Our under-19s have twice won the UEFA Youth League with consecutive titles in 2014/15 and 2015/16, meaning the young Blues are one of the most successful teams in competition history.


The FA Youth Cup has been English football’s premier cup competition at youth level for over 60 years and attracts almost 500 entrants from throughout the English football pyramid. Initially, there are a number of qualifying rounds before the First Round sees League One and League Two clubs join for the first time. Premier League and Championship clubs enter from the Third Round onwards.

The competition follows a knockout format, with extra-time played if the game is level after 90 minutes. Only those players in the Under-16, Under-17 or Under-18 age groups in the relevant season are eligible to participate. The semi-final and final are played over two legs; if aggregate scores are level at the end of the second leg, extra-time and penalties may decide the winners. There is no away goals rule in the competition. Chelsea home games are generally played at Aldershot Town in the early rounds and Stamford Bridge later in the competition.

The Under-18s, also colloquially referred to as the Youth Team, have participated in the Youth Cup every season since 1952 and have lifted the trophy on nine occasions. Only Manchester United (10) have won the trophy more.

Chelsea Under-18s celebrate a fifth successive Youth Cup triumph

For the bulk of the season, the Under-18s compete in the Under-18 Premier League, which splits the 24 Category One academies regionally into northern and southern leagues. Home games are played at Cobham. Teams play each other twice, both at home and away, before the regional winners compete in an end-of-season play-off to determine the national champion.

The Under-18 Premier League Cup was launched in 2017 and sees all 24 Category One teams compete, initially in a group stage format before knockout matches are played from the quarter-final onwards. Groups are comprised of two northern and two southern teams, enabling sides to face opponents outside of their regional league programme.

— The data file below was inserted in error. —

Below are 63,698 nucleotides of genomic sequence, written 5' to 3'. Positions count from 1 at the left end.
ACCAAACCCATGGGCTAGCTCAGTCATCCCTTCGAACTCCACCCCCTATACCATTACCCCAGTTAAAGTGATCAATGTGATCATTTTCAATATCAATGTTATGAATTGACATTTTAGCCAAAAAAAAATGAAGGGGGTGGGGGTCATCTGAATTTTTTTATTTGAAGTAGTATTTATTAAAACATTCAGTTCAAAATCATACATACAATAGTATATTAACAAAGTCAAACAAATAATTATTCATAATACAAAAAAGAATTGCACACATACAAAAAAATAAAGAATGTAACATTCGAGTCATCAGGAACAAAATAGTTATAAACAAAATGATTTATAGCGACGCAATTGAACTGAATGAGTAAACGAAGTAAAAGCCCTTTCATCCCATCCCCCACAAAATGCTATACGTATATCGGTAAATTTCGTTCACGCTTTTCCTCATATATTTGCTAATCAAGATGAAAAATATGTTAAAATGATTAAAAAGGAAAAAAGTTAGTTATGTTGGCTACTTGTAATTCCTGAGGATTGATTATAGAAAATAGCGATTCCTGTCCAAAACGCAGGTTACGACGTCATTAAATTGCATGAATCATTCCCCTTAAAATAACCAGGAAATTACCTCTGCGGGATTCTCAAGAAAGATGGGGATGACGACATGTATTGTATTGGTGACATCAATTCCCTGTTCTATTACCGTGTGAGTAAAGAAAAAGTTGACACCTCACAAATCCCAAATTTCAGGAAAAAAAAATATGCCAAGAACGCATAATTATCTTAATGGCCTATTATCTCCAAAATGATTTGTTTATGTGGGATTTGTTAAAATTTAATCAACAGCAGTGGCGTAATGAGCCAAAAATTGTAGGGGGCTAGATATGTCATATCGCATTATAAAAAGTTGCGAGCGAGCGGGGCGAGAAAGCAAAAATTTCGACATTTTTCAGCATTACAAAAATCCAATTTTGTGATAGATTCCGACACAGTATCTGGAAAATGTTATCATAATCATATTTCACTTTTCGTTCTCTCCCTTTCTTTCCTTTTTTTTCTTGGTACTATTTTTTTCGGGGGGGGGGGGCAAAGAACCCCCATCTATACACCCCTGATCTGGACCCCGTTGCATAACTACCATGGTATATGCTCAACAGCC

Teams play each other once in the group stage, either at home or away, before the group winners plus the two best runners-up advance to the quarter-finals. The knockout rounds are single-leg matches, with the final drawn to be played at one of the competing team’s home venues.


Our development squad play home games at:

Kingsmeadow, Kingston Rd, Kingston upon Thames KT1 3PB

Getting there by road:

From outside London - M25 Junction 10, take the A3 northbound into London. At the exit for New Malden/Worcester Park, turn off and take the left turn into Malden Road (A2043) towards Kingston. Follow this to the next roundabout. Take the first exit into Kingston Road (A2043 still) and Kingsmeadow is one mile on the left.

From Central London - take the A3 out of London, exiting at New Malden/Worcester Park. Cross over the A3, and take the Malden Road (A2043) towards Kingston. Follow this to the next roundabout. Take the first exit into Kingston Road (A2043 still) and Kingsmeadow is one mile on the left.

There is limited parking available at the ground which is free.

By rail:

The nearest railway station to the ground is Norbiton, which is about a 15-minute walk away. The station is served by trains from London Waterloo via Clapham Junction and Wimbledon.

Leave the station via the back exit (westbound platform), and take the first left onto Norbiton Avenue. At the end of the avenue, turn right on to Gloucester Road, and at the end of Gloucester Road turn left into Cambridge Road. The main entrance to Kingsmeadow is 400 yards down on the right.